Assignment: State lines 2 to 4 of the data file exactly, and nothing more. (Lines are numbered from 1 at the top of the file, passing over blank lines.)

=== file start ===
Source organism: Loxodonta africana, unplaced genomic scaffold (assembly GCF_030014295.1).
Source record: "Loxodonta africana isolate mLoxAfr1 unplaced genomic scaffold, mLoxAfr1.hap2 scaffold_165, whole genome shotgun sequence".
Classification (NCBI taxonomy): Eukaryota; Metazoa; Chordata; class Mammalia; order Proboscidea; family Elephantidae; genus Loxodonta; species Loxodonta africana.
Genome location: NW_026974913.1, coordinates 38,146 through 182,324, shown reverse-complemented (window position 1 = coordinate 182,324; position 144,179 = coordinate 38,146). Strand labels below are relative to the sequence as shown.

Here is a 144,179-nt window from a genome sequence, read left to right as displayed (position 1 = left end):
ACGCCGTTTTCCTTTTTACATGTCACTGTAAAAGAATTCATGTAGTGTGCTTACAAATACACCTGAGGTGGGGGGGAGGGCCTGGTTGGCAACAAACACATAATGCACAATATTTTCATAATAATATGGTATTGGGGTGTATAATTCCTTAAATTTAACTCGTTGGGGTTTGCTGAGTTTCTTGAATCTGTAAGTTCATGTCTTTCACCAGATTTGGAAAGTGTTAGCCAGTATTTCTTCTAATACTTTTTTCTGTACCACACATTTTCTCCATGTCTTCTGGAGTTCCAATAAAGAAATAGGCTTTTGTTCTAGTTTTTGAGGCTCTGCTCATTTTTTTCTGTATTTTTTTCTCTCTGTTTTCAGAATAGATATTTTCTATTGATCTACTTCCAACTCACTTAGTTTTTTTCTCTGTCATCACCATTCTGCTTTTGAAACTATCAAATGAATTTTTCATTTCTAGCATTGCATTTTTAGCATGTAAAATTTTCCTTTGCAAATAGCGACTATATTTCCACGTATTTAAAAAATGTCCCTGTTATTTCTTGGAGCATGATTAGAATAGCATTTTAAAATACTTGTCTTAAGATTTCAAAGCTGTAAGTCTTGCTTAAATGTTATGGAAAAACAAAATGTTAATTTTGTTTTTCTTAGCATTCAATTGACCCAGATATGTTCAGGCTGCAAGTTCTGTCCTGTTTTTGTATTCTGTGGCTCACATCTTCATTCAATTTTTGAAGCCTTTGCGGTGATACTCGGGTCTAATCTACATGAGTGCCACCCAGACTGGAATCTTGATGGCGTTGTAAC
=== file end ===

Source record: "Loxodonta africana isolate mLoxAfr1 unplaced genomic scaffold, mLoxAfr1.hap2 scaffold_165, whole genome shotgun sequence".
Classification (NCBI taxonomy): Eukaryota; Metazoa; Chordata; class Mammalia; order Proboscidea; family Elephantidae; genus Loxodonta; species Loxodonta africana.
Genome location: NW_026974913.1, coordinates 38,146 through 182,324, shown reverse-complemented (window position 1 = coordinate 182,324; position 144,179 = coordinate 38,146). Strand labels below are relative to the sequence as shown.